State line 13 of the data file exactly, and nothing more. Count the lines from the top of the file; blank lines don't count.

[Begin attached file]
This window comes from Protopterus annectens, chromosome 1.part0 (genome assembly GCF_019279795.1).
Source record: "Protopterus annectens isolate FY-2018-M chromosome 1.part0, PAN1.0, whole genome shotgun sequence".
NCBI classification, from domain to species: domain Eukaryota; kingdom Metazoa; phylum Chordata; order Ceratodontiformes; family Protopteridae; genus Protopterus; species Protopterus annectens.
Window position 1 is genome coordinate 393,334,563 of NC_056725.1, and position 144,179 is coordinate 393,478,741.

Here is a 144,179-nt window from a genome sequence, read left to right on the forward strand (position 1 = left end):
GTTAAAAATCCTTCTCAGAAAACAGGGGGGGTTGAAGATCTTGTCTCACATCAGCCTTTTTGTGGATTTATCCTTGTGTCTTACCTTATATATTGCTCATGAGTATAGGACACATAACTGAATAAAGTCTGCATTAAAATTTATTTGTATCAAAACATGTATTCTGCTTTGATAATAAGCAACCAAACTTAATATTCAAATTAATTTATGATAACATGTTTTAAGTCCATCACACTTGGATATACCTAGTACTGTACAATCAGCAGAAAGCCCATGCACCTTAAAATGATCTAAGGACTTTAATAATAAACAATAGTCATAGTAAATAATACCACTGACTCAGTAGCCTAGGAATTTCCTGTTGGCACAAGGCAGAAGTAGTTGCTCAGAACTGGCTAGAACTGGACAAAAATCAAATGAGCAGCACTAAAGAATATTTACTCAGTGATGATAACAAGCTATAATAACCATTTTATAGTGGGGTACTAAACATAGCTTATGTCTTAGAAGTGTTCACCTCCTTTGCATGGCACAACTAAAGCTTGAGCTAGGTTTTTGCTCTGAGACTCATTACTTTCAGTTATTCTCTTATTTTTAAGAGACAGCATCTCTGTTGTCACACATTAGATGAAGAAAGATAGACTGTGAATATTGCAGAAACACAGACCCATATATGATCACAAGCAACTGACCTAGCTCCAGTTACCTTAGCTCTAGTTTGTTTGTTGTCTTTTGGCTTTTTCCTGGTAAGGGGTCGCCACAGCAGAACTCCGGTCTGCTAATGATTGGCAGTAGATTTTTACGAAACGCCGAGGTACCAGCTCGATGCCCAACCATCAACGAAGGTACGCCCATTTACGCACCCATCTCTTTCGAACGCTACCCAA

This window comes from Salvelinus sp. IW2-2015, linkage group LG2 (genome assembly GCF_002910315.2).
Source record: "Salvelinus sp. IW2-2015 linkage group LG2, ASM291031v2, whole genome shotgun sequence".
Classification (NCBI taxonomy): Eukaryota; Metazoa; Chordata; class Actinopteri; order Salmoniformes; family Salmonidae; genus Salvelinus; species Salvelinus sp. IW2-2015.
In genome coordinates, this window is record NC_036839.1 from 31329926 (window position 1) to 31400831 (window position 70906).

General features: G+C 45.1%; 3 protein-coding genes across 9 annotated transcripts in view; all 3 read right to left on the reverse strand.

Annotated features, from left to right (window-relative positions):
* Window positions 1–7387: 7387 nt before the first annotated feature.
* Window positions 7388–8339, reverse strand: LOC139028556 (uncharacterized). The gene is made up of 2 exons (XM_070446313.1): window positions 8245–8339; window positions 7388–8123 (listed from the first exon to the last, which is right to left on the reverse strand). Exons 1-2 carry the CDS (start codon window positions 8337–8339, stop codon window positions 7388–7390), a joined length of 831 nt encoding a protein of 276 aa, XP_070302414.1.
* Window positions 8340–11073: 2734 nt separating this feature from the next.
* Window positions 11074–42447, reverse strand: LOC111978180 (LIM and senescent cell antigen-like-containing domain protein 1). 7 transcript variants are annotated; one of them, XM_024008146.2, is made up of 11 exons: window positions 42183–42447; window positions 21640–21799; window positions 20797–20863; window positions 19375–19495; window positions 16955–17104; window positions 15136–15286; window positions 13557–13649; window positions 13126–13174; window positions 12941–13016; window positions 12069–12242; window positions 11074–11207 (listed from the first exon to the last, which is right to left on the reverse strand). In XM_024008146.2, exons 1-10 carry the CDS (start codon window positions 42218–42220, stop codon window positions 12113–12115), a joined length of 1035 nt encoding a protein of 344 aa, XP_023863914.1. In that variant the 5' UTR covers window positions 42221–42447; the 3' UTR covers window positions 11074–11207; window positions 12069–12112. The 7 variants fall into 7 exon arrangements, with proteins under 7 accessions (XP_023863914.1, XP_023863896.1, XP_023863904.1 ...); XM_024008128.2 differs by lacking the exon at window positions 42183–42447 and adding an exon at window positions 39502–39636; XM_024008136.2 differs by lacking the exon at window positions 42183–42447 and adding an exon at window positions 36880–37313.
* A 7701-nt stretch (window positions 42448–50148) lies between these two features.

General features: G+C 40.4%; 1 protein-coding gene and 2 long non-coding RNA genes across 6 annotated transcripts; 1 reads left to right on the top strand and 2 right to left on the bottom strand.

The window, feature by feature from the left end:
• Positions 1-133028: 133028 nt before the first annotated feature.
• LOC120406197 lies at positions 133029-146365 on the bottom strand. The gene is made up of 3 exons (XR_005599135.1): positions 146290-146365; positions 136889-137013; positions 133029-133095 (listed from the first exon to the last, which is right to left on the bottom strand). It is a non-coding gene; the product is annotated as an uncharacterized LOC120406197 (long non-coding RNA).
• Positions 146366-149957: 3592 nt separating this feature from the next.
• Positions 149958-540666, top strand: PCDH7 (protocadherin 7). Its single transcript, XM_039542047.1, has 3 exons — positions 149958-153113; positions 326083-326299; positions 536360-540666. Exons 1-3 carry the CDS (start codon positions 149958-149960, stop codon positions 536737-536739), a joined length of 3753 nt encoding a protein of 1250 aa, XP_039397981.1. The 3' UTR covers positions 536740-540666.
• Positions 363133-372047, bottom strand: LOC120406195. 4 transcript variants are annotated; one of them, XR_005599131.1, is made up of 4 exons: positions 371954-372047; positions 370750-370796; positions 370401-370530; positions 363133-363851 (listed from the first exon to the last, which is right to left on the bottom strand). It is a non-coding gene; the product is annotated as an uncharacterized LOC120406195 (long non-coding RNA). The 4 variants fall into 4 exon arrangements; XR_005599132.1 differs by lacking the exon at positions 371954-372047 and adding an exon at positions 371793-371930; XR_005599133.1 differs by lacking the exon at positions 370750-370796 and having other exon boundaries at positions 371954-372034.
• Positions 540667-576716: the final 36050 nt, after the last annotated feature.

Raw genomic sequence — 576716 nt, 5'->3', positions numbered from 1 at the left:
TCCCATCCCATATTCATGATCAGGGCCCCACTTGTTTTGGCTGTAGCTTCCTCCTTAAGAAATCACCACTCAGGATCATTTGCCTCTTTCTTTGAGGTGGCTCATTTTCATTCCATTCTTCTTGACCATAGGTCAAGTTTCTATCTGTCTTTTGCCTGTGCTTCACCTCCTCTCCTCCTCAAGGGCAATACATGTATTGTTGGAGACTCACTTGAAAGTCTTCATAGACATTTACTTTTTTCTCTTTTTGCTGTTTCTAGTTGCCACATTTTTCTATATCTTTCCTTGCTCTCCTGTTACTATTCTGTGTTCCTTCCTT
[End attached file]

* Window positions 1–7387: 7387 nt before the first annotated feature.